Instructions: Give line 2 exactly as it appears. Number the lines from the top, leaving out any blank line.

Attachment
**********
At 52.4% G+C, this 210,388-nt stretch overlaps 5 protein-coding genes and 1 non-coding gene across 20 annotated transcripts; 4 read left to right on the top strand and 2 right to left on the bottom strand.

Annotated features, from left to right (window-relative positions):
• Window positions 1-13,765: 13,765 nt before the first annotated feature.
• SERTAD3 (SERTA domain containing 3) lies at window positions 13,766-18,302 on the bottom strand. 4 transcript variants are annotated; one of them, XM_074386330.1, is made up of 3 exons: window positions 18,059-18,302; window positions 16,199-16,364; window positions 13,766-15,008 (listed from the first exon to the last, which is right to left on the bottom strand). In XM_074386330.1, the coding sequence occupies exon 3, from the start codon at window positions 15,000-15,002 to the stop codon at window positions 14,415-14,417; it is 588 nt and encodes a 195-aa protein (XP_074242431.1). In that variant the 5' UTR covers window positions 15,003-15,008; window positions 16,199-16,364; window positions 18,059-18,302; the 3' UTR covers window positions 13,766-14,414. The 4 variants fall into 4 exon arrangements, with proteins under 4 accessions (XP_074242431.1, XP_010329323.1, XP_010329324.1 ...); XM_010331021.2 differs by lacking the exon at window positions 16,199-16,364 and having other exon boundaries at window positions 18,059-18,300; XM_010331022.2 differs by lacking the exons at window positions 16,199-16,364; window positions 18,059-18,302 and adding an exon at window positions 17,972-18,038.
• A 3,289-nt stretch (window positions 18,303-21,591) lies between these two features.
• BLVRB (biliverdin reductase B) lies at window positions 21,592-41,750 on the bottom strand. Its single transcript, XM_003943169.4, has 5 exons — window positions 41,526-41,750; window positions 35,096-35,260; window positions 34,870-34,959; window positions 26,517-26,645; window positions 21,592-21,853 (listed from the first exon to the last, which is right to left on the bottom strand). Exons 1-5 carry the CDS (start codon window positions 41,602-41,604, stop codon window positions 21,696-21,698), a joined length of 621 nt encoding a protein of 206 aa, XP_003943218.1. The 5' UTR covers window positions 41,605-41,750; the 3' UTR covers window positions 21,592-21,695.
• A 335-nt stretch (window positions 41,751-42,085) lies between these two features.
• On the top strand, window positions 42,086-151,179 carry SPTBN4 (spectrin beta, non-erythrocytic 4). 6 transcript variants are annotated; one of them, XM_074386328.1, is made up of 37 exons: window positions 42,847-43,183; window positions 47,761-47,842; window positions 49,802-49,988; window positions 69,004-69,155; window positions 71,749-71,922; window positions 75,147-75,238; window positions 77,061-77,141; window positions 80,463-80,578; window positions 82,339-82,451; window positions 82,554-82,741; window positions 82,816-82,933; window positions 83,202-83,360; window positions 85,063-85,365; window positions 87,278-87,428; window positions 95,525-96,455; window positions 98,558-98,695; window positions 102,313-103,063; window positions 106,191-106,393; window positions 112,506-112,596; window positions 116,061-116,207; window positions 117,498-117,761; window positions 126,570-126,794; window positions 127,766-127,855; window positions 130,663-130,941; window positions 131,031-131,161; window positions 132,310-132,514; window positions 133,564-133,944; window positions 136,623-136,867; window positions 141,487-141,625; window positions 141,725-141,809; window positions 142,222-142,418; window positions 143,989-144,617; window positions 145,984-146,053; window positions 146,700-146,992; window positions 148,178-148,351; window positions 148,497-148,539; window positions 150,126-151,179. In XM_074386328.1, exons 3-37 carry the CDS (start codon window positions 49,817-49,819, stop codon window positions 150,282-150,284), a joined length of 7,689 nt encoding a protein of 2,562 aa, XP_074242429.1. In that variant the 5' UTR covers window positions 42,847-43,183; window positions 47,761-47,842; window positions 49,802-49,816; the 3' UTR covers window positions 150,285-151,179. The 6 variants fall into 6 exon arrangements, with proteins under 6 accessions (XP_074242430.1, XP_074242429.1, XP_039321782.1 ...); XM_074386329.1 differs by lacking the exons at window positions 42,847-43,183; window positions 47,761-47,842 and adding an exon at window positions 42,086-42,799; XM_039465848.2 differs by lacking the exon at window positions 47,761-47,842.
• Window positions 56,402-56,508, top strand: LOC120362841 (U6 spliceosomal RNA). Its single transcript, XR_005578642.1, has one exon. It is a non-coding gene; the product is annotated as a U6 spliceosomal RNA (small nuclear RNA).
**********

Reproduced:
Annotated features, from left to right (window-relative positions):